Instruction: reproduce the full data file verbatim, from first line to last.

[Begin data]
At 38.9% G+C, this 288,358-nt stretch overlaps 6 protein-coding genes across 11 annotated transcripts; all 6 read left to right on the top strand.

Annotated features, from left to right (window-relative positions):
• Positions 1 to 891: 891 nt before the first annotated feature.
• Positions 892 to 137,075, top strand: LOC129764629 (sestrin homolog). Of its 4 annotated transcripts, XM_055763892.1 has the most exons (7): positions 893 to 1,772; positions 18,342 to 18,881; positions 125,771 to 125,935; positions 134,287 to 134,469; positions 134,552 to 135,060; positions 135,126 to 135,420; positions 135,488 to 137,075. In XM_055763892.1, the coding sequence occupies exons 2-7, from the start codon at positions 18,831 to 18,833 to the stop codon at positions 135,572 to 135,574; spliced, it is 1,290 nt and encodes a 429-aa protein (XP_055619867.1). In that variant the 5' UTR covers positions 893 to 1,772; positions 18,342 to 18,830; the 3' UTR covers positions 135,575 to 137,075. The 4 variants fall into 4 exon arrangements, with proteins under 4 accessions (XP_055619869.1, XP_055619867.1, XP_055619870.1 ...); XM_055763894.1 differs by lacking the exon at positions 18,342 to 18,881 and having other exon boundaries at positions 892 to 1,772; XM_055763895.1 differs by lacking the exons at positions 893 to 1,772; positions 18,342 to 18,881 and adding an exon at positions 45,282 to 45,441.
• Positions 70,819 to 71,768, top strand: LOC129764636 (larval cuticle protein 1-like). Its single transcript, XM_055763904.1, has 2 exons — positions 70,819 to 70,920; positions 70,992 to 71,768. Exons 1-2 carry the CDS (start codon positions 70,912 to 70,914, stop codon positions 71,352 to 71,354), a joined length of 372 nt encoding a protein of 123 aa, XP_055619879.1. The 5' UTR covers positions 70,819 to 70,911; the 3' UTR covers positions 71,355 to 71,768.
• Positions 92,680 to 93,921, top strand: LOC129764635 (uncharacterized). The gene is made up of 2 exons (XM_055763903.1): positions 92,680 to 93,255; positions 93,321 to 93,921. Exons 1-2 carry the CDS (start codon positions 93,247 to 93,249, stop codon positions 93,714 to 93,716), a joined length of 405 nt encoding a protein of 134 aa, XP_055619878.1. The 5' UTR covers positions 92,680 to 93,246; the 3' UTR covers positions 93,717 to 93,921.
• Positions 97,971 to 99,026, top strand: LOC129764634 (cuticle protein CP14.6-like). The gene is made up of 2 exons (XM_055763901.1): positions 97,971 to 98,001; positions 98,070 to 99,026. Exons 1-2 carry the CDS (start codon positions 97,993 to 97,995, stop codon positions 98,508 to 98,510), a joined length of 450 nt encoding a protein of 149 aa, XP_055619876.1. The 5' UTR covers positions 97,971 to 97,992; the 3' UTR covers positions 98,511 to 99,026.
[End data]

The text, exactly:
At 38.9% G+C, this 288,358-nt stretch overlaps 6 protein-coding genes across 11 annotated transcripts; all 6 read left to right on the top strand.

Annotated features, from left to right (window-relative positions):
• Positions 1 to 891: 891 nt before the first annotated feature.
• Positions 892 to 137,075, top strand: LOC129764629 (sestrin homolog). Of its 4 annotated transcripts, XM_055763892.1 has the most exons (7): positions 893 to 1,772; positions 18,342 to 18,881; positions 125,771 to 125,935; positions 134,287 to 134,469; positions 134,552 to 135,060; positions 135,126 to 135,420; positions 135,488 to 137,075. In XM_055763892.1, the coding sequence occupies exons 2-7, from the start codon at positions 18,831 to 18,833 to the stop codon at positions 135,572 to 135,574; spliced, it is 1,290 nt and encodes a 429-aa protein (XP_055619867.1). In that variant the 5' UTR covers positions 893 to 1,772; positions 18,342 to 18,830; the 3' UTR covers positions 135,575 to 137,075. The 4 variants fall into 4 exon arrangements, with proteins under 4 accessions (XP_055619869.1, XP_055619867.1, XP_055619870.1 ...); XM_055763894.1 differs by lacking the exon at positions 18,342 to 18,881 and having other exon boundaries at positions 892 to 1,772; XM_055763895.1 differs by lacking the exons at positions 893 to 1,772; positions 18,342 to 18,881 and adding an exon at positions 45,282 to 45,441.
• Positions 70,819 to 71,768, top strand: LOC129764636 (larval cuticle protein 1-like). Its single transcript, XM_055763904.1, has 2 exons — positions 70,819 to 70,920; positions 70,992 to 71,768. Exons 1-2 carry the CDS (start codon positions 70,912 to 70,914, stop codon positions 71,352 to 71,354), a joined length of 372 nt encoding a protein of 123 aa, XP_055619879.1. The 5' UTR covers positions 70,819 to 70,911; the 3' UTR covers positions 71,355 to 71,768.
• Positions 92,680 to 93,921, top strand: LOC129764635 (uncharacterized). The gene is made up of 2 exons (XM_055763903.1): positions 92,680 to 93,255; positions 93,321 to 93,921. Exons 1-2 carry the CDS (start codon positions 93,247 to 93,249, stop codon positions 93,714 to 93,716), a joined length of 405 nt encoding a protein of 134 aa, XP_055619878.1. The 5' UTR covers positions 92,680 to 93,246; the 3' UTR covers positions 93,717 to 93,921.
• Positions 97,971 to 99,026, top strand: LOC129764634 (cuticle protein CP14.6-like). The gene is made up of 2 exons (XM_055763901.1): positions 97,971 to 98,001; positions 98,070 to 99,026. Exons 1-2 carry the CDS (start codon positions 97,993 to 97,995, stop codon positions 98,508 to 98,510), a joined length of 450 nt encoding a protein of 149 aa, XP_055619876.1. The 5' UTR covers positions 97,971 to 97,992; the 3' UTR covers positions 98,511 to 99,026.